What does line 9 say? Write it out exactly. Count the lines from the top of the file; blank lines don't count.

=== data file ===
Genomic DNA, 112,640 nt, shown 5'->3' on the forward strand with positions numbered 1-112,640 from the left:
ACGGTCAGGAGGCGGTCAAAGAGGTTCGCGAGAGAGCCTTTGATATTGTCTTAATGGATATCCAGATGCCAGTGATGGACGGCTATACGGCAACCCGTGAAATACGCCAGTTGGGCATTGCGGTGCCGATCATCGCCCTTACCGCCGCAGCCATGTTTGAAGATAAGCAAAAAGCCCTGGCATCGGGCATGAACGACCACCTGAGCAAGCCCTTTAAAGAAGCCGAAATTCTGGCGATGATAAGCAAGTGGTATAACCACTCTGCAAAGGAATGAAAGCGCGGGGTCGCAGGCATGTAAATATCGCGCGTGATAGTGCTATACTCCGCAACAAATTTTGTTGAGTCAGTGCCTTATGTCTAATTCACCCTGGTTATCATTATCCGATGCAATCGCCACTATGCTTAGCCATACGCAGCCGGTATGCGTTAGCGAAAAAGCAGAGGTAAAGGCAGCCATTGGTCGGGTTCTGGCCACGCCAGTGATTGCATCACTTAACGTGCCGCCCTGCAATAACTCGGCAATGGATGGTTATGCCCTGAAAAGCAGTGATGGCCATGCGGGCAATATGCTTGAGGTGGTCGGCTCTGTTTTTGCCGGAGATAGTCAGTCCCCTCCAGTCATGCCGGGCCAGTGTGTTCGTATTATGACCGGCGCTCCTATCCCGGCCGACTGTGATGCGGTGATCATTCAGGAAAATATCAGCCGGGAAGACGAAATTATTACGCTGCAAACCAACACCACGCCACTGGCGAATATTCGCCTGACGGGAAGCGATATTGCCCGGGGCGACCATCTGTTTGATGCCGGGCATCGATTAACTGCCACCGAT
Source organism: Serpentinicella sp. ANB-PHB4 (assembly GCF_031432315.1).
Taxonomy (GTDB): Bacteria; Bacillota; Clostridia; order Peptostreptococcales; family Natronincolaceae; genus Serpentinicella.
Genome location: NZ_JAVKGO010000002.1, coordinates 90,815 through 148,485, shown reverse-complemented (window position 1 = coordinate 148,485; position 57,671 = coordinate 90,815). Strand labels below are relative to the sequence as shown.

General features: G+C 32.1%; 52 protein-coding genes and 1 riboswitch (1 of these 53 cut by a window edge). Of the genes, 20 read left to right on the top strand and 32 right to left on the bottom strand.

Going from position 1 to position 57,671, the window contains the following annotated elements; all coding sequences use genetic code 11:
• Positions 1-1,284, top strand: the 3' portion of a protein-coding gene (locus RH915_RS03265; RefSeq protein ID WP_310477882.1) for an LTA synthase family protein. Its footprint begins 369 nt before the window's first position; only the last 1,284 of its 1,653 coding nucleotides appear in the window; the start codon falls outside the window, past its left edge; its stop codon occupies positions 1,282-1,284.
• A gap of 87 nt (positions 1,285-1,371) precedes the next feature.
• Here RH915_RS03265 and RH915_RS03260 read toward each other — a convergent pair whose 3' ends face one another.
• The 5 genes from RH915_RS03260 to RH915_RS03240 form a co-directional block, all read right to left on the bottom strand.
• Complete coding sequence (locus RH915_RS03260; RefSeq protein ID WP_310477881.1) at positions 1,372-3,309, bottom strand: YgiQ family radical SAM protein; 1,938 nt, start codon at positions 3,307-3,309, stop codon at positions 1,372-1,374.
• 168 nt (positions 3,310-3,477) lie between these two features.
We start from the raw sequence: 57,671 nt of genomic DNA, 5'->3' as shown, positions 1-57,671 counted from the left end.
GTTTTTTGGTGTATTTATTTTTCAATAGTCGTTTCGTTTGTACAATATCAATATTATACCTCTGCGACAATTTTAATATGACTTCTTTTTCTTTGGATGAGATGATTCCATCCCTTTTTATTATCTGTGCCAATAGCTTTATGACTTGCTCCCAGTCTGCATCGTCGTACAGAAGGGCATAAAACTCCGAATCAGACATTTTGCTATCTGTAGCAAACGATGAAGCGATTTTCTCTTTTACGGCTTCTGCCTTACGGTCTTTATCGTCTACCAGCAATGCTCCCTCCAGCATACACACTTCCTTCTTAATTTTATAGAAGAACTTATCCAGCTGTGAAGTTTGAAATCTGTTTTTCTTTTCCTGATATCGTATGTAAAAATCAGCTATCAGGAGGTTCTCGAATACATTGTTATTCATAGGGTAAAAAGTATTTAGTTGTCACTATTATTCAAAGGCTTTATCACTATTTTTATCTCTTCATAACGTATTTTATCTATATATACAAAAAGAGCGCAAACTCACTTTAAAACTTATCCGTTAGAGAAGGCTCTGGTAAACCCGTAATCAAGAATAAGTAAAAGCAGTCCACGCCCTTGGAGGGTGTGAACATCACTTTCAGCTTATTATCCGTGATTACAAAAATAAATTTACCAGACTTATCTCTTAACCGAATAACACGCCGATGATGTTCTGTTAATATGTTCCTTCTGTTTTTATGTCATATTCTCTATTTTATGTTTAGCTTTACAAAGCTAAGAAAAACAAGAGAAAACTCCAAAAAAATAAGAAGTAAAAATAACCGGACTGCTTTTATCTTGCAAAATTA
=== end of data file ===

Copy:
• A gap of 87 nt (positions 1,285-1,371) precedes the next feature.